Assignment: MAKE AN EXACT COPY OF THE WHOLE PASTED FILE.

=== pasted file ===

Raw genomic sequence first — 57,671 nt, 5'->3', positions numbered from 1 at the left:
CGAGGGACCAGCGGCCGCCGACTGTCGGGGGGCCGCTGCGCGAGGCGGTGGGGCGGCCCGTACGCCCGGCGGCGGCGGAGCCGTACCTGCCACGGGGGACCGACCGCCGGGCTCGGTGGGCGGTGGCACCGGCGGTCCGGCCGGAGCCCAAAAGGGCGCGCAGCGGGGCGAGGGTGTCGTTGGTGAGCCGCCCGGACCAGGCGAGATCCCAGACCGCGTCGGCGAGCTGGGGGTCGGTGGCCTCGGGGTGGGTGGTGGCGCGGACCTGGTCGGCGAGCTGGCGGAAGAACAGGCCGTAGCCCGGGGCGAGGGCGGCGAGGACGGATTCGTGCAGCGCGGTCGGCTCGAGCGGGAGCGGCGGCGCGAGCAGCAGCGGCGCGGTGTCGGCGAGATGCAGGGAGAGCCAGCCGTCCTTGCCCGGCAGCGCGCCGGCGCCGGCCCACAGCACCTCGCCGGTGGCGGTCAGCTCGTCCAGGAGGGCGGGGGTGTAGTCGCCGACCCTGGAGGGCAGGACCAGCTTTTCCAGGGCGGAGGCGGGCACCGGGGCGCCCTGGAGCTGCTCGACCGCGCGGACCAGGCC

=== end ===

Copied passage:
Raw genomic sequence first — 57,671 nt, 5'->3', positions numbered from 1 at the left:
CGAGGGACCAGCGGCCGCCGACTGTCGGGGGGCCGCTGCGCGAGGCGGTGGGGCGGCCCGTACGCCCGGCGGCGGCGGAGCCGTACCTGCCACGGGGGACCGACCGCCGGGCTCGGTGGGCGGTGGCACCGGCGGTCCGGCCGGAGCCCAAAAGGGCGCGCAGCGGGGCGAGGGTGTCGTTGGTGAGCCGCCCGGACCAGGCGAGATCCCAGACCGCGTCGGCGAGCTGGGGGTCGGTGGCCTCGGGGTGGGTGGTGGCGCGGACCTGGTCGGCGAGCTGGCGGAAGAACAGGCCGTAGCCCGGGGCGAGGGCGGCGAGGACGGATTCGTGCAGCGCGGTCGGCTCGAGCGGGAGCGGCGGCGCGAGCAGCAGCGGCGCGGTGTCGGCGAGATGCAGGGAGAGCCAGCCGTCCTTGCCCGGCAGCGCGCCGGCGCCGGCCCACAGCACCTCGCCGGTGGCGGTCAGCTCGTCCAGGAGGGCGGGGGTGTAGTCGCCGACCCTGGAGGGCAGGACCAGCTTTTCCAGGGCGGAGGCGGGCACCGGGGCGCCCTGGAGCTGCTCGACCGCGCGGACCAGGCC